Personally, I’m against anything qualifying as an Olympic event if it includes everyday tasks as part of their makeup. The Olympics should make us aware of the awe-inspiring capability of the human body in ways that we can’t imagine emulating. The Olympics should not make us aware of the fact that we’re lying on the couch in the afternoon with the curtains still closed while dressed in a onesie and covered in crisps.

pic olympics logo

But, if it’s going to be allowed, then we should go the whole hog. Let us make the Olympics a celebration of mastery of both athletics AND everyday tasks. Half-way through the 100-metres sprint, the athletes should have to stop and make a toasted-sandwich before carrying on. Boxers should have to do ironing between rounds. Weight-lifters should not just pick up heavy things, they should also stack them neatly on shelves and label them clearly so as they can be easily found again.

We could even take the events out of a stadium and hold them in the real world. Javelin-throwers would first have to make a list of everything that’s needed from the shops and then try to throw that list on the end of the javelin as far as the supermarket. The monotony of 10,000-metre runners endlessly circling a track could be replaced by them just being handed heavy shopping-bags and pointed in the direction of a car on the farthest side of the supermarket car-park. And the 200-metres sprint could be a 100-metre dash to an off-licence just before closing-time, with the second hundred-metres being completed while carrying back a six-pack of beer, a bottle of wine, two packs of fags, four large bags of crisps, and an oversized Toblerone.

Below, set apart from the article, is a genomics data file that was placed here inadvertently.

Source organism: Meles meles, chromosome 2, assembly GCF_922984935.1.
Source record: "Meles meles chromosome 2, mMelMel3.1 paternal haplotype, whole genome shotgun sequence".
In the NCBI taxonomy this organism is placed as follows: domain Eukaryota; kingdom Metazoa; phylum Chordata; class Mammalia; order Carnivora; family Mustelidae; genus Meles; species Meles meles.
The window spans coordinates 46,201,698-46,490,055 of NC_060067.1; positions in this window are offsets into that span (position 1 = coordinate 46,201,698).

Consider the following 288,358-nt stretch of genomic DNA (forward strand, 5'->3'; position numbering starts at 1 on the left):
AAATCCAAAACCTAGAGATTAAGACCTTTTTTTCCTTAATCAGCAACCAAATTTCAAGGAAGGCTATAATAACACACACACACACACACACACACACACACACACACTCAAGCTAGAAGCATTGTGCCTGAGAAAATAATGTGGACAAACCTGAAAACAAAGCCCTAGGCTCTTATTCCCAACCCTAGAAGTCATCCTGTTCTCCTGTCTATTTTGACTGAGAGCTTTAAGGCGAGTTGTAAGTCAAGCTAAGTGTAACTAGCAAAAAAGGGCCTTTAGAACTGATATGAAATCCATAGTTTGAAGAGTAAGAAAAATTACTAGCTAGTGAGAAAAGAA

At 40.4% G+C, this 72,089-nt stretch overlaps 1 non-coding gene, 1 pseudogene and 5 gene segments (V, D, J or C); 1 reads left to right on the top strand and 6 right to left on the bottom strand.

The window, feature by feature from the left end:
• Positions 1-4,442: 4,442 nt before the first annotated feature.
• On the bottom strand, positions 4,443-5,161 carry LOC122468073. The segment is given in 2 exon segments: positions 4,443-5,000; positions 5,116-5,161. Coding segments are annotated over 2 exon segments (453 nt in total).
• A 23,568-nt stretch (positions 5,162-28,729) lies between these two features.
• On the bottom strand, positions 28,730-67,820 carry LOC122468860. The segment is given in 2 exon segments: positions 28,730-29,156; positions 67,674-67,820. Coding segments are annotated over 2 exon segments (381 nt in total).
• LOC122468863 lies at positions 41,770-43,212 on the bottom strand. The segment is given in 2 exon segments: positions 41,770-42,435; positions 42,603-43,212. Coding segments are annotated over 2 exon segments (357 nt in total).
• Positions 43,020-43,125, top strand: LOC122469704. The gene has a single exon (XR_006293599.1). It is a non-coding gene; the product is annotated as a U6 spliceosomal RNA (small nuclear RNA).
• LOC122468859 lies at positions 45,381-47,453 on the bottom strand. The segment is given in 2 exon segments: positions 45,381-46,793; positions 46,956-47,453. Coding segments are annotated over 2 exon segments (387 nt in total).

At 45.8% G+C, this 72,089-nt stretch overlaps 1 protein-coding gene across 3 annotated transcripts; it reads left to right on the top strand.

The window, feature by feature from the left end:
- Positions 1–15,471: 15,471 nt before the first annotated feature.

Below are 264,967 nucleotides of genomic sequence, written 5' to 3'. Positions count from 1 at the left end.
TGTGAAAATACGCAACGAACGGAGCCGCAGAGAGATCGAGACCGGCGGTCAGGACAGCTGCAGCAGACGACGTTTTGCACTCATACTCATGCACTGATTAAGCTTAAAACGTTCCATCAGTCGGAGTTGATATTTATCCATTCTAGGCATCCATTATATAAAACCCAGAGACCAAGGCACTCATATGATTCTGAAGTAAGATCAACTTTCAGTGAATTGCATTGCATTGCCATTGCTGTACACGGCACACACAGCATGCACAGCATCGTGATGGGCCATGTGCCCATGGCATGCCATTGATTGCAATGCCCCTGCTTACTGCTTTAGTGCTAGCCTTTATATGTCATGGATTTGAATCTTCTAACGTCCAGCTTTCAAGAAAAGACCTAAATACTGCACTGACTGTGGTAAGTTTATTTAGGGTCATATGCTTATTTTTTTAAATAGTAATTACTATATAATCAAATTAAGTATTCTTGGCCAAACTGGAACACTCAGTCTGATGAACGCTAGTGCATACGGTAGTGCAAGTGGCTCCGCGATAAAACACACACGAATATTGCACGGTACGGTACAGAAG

You may mock this idea, but bear in mind that we have just finished the Winter Olympics which includes a sport that is basically ski-ing and shooting. It’s called biathlon but they might as well just call it “what I did on my holidays” and introduce it to the summer Olympics as well. The summer version could consist of clay-pigeon shooting from the window of a moving caravan. Or getting drunk and trying to drive a scooter through an obstacle course made up of other drunk tourists. Or just trying to put up a tent at a music-festival in a muddy field in the wind and driving rain – surely one of the feats of human achievement most deserving of a medal (though drug-testing may result in no medals being awarded in this event).

pic wet trainingIrish triathlete in training

Actually, the mention of bad weather reminds me why I’m so excited about my prospects for the triathlon. Yes, I am years behind the other athletes around the world in terms of training at swimming, cycling, and running, … but nobody gets out of their swimming togs and into their other clothes as quickly as an Irish person on a beach. The double-whammy of appalling weather and a Catholic-induced fear of the naked body compels us Irish to complete such ‘changeovers’ so much faster than anyone else that, in this aspect at least, we’ve surely got a massive advantage over our competitors. Bring it on.

Let me get undressed for my country!